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Colonel Thomas Baker Narrative

Colonel Thomas Baker was from a family of pioneers. His ancestors moved to the colonies in America from England before the Revolutionary War in 1776. A colony is a settlement ruled by a far away country. His grandfather, also named Thomas Baker, fought in the Revolutionary War, also called the War for Independence. This war was between the colonists, people living in America, and England. The colonists wanted to have a say about the laws in the colonies. England wanted to make the laws for the colonists.

Baker's father traveled to the Ohio territory before it became a state. The land in Ohio was part of Virginia before it became the state of Ohio. His father was also a soldier in the War of 1812. This war was also fought against England.

baker young - small: Colonel Baker

Colonel Baker

Thomas Baker was born on November 5, 1810 in Zanesville, Ohio. He was the second son in a family of five children. They lived on a farm. When he was younger, Thomas studied surveying and the law.

Mr. Baker was interested in the laws that decide who owned different lands. He was also a soldier in the Ohio State Militia. The militia protected the people of the state. He soon became a colonel in the militia. When he was only 19, he became a lawyer in Ohio

Like his father and grandfather, Colonel Baker enjoyed adventure and being a pioneer. In 1830, Colonel Baker moved to Illinios. He was one of the first settlers to cross the Mississippi River to eastern Iowa. He made friends with the Indians in this area by treating them fairly and honestly. His Indian friends warned him that he needed to leave this dangerous territory during an Indian War. Colonel Baker didn't want to leave but his Indian friends helped him pack his belongings and leave with his family. When Colonel Baker returned, he found his cabin burned and many other settlers killed. He was lucky to have such good friend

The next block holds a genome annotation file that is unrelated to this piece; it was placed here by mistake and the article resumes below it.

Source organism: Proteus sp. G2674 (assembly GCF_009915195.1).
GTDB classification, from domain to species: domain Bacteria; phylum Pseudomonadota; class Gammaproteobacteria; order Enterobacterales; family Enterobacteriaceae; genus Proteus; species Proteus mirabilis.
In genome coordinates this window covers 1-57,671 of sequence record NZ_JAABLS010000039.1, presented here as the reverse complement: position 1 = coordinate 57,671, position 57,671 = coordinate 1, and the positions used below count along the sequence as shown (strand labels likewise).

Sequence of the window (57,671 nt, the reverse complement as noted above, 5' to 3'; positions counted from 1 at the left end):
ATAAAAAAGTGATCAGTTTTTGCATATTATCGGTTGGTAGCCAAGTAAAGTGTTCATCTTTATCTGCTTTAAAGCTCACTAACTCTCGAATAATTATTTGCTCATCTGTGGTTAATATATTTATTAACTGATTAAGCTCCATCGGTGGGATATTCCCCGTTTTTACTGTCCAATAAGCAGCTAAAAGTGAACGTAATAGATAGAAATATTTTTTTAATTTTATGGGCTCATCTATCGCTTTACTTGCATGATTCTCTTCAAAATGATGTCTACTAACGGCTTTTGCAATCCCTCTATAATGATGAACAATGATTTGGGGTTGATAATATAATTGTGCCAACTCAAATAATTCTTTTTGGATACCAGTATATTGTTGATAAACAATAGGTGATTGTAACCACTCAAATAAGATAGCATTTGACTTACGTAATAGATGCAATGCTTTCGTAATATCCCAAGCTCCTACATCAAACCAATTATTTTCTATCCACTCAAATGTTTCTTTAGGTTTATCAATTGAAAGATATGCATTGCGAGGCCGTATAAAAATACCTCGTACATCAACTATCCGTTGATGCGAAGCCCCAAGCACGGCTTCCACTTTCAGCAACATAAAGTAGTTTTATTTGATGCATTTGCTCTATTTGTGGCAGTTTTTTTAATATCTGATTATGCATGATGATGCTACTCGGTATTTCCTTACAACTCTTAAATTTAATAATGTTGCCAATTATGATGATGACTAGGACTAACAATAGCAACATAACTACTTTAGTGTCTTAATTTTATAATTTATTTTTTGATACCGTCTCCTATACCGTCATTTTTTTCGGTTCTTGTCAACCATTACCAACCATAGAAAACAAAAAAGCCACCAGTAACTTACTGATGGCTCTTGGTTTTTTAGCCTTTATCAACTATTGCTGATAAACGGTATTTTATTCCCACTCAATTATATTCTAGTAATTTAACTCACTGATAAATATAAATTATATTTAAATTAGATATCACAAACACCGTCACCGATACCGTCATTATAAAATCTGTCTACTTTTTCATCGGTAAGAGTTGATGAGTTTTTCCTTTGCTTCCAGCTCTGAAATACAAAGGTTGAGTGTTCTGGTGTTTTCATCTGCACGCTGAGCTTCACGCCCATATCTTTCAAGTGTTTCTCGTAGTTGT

While he lived in Iowa, he worked very hard in the courts. When Iowa became a state in 1846, Colonel Baker was elected to the first legislature. The legislature is part of the government that makes the laws. He worked very hard in the state and became the first lieutenant governor of Iowa.

Colonel Baker married Mary Featherstone and had four children. When his wife died, Colonel Baker packed up his children and set off for California. Gold had been discovered in California and Colonel Baker wanted to try his luck in the gold fields. He traveled overland first to Benecia, California and then south to Stockton.

In 1852 Colonel Baker traveled to the newly created county of Tulare. At this time, the land in Kern County was part of Tulare County. He was one of the cofounders of the city of Visalia with a man named Vise. He met his second wife in Visalia. Her name was Ellen Alverson. He was elected state senator from Tulare and Fresno counties and served in the legislature in 1861 and 1862.

While he was living in Visalia, Baker took time to ride his horse south over the plains to Kern Island. Colonel Baker thought that someday a great city would be built in this area. He dreamed about the railroad crossing the Tehachapi Mountains. On September 9, 1863 Thomas Baker brought his family to live on the north side of the Kern. This area was known as Kern Island. After much searching, Mr. Baker found Mr. Gordon's ferryboat and took his family across to the foot of China Grade.

He met Christian Bohna, an earlier settler on the island. He bought a shack and 160 acres for $200 from Christian Bohna. Christian Bohna was one of the earliest settlers in Kern County. This shack was the only shelter around. The sides of the house were made with cottonwood logs standing on end in a trench. Earth was filled in around the logs, holding them tightly in place. The roof was made of tules.

small thatch: small thatch

1st house in Bakersfield